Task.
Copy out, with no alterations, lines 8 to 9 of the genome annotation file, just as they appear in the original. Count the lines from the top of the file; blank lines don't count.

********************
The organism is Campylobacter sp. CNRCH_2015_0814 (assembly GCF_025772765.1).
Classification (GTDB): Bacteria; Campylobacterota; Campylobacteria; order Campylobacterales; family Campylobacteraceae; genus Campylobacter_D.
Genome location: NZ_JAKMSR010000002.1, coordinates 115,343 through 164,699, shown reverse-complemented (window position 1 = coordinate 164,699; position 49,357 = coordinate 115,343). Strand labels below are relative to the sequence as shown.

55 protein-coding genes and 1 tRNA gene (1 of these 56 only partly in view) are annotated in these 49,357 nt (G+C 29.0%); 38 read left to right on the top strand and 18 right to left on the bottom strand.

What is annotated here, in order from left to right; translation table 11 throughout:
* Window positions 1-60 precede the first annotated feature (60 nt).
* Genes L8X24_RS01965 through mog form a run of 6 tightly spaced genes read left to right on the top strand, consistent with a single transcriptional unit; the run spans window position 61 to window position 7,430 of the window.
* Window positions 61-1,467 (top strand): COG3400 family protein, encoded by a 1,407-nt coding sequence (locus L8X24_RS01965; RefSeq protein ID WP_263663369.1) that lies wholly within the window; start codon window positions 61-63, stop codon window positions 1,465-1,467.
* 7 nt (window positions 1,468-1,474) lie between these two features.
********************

* Window positions 61-1,467 (top strand): COG3400 family protein, encoded by a 1,407-nt coding sequence (locus L8X24_RS01965; RefSeq protein ID WP_263663369.1) that lies wholly within the window; start codon window positions 61-63, stop codon window positions 1,465-1,467.
* 7 nt (window positions 1,468-1,474) lie between these two features.